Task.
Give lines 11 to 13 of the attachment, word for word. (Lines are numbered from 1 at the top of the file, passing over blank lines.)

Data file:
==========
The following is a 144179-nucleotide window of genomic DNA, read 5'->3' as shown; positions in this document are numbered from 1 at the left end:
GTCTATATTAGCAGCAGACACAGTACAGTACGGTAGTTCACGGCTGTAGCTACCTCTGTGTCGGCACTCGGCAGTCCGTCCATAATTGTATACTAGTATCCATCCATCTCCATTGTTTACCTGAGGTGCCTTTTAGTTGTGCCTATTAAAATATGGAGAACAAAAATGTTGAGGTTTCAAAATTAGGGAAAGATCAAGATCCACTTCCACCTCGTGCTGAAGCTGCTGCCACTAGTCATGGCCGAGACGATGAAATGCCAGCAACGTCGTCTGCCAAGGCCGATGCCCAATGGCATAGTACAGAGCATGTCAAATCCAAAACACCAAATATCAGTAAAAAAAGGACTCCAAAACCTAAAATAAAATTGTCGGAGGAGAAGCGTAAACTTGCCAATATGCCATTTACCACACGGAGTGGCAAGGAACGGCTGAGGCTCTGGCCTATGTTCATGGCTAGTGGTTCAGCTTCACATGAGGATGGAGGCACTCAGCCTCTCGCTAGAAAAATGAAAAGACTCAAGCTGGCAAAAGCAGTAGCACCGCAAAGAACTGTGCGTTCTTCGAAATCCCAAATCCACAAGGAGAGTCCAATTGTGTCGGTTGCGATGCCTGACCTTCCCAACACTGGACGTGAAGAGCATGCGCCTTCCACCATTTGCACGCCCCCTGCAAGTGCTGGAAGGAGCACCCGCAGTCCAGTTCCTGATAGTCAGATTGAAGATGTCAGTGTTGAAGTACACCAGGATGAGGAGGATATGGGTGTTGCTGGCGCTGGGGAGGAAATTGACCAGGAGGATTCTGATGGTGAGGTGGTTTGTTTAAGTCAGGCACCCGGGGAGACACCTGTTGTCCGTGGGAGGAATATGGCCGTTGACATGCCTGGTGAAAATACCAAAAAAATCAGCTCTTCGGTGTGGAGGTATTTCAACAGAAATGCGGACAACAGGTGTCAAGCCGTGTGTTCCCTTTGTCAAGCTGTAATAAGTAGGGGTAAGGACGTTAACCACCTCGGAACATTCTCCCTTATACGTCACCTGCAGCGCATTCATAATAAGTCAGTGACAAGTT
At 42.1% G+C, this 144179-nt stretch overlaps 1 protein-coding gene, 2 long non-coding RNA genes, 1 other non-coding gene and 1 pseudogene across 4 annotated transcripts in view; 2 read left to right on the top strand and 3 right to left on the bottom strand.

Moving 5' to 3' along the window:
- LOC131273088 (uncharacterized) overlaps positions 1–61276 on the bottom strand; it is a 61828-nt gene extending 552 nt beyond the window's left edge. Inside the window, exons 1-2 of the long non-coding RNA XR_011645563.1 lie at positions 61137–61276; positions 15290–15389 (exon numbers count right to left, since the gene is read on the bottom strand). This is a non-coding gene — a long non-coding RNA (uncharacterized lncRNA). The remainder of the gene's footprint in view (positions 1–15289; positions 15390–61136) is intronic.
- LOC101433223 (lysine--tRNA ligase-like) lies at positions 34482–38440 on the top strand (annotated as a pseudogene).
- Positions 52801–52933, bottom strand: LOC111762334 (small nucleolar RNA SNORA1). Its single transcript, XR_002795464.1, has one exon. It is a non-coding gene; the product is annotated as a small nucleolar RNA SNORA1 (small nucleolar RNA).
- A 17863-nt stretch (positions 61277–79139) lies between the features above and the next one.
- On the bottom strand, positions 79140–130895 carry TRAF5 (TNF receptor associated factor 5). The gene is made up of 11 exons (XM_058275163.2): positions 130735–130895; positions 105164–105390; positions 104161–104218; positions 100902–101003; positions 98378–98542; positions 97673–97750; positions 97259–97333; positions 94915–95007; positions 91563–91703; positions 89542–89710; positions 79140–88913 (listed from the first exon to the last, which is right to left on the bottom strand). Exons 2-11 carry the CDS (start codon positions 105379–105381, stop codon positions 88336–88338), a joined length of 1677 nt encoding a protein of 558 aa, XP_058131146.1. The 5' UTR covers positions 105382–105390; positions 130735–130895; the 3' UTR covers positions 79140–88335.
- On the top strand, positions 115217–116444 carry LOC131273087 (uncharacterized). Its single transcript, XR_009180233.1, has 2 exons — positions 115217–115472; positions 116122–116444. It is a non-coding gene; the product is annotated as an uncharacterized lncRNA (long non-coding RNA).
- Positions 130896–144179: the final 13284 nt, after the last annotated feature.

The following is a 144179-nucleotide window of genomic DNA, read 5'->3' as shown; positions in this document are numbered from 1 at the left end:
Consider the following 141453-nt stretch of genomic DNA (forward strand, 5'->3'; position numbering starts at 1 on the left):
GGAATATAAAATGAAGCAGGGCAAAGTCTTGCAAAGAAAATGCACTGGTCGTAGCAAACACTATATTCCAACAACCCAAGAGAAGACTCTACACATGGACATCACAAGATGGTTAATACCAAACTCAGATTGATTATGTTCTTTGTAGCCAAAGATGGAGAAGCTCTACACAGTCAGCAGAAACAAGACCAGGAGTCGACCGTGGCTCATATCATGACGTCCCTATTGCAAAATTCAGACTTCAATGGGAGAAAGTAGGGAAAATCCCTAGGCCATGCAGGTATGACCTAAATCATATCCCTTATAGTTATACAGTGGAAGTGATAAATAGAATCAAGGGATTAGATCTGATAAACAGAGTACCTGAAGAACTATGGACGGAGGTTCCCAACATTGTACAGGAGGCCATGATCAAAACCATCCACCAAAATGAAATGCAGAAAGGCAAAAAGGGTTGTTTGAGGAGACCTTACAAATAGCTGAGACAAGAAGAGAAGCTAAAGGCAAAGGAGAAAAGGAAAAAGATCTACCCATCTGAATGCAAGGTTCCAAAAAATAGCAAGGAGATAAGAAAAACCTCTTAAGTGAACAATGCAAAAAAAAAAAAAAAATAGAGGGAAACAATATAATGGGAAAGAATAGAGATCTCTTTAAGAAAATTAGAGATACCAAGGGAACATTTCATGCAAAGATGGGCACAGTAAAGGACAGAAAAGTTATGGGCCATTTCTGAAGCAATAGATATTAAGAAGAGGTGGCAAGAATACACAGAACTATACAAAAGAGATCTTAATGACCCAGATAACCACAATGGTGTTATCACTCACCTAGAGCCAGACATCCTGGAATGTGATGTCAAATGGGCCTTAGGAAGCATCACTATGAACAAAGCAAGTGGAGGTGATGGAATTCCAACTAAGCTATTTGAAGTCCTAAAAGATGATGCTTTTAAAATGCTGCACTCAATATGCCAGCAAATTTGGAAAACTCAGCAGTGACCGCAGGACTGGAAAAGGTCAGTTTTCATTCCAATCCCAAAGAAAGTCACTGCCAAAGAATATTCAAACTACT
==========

- Positions 130896–144179: the final 13284 nt, after the last annotated feature.

The following is a 144179-nucleotide window of genomic DNA, read 5'->3' as shown; positions in this document are numbered from 1 at the left end:
Consider the following 141453-nt stretch of genomic DNA (forward strand, 5'->3'; position numbering starts at 1 on the left):